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Apple TV+’s ‘Pachinko’ is a universal message of hope


The critically acclaimed Apple TV+ series Pachinko wraps up this week. Based on the best-selling book, it tells the story of four generations of a Korean family who moves to Japan and lives through war, peace, and 80 years of joy and struggle.

Showrunner Soo Hugh tells ABC Audio that despite the theme, it’s a global show.

“I want the biggest audience for this show because I think it’s a story that’s worth telling,” she explains. “And hopefully one day, I truly hope that we can get rid of those terms, that we can get rid of terms like domestic, international, that we will just have one global marketplace, stories that speak to everyone and connect us together.”

“These are just basic human emotions that we’re investigating,” Hugh adds. “You know, a mother’s hopes and dreams, loss, homesickness. No one people own those feelings.”

The project was personal for Hugh, who shares, “You grow up with stories of how hard the war was, how hard the post war years are. But…I think no child wants to hear how difficult things are for his or her family, right? And it’s only through age and through experience that you understand just how hard it is to live. And I think that kind of empathy as you age just makes you understand these stories better.”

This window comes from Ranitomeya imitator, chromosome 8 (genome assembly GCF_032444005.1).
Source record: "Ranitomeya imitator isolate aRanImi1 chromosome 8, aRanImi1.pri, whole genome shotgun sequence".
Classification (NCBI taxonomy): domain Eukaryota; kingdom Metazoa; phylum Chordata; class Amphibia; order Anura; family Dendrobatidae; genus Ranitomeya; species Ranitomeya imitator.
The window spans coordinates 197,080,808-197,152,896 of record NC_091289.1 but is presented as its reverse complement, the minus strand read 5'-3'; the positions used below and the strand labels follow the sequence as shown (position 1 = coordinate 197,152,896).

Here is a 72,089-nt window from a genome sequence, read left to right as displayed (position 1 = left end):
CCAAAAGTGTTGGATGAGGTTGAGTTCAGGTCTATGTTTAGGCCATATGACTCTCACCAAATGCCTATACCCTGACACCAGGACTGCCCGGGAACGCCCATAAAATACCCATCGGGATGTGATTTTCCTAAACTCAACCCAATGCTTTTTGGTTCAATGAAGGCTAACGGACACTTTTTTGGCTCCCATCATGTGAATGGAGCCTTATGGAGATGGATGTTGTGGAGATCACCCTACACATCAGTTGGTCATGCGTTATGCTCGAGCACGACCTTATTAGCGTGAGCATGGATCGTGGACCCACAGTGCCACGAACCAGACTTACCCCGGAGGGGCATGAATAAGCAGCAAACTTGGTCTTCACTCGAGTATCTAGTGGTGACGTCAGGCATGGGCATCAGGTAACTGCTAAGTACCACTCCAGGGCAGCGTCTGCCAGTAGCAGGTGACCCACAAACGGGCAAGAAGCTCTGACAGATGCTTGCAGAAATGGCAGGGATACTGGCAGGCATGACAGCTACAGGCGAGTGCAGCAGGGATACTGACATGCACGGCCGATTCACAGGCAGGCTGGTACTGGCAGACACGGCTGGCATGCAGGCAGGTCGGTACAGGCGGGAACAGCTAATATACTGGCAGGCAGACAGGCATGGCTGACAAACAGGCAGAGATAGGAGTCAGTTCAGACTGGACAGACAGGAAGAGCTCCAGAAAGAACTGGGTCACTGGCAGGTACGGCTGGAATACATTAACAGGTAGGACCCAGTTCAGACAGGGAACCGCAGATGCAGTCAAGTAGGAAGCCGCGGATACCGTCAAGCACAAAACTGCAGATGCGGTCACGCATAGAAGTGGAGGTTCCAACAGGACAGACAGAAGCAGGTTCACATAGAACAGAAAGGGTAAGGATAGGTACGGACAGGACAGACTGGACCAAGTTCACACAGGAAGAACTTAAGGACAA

Hugh notes the series — set in South Korea, Japan, and the United States — wasn’t easy to make because of the “scope…ambitions, multiple countries, long shoots, long post process [and] very complicated structure, ” but it was definitely worth the struggle.

“And also, I talk about tears of being genuinely moved so many times by the actor’s performances, by the music, by so many things,” she continues.

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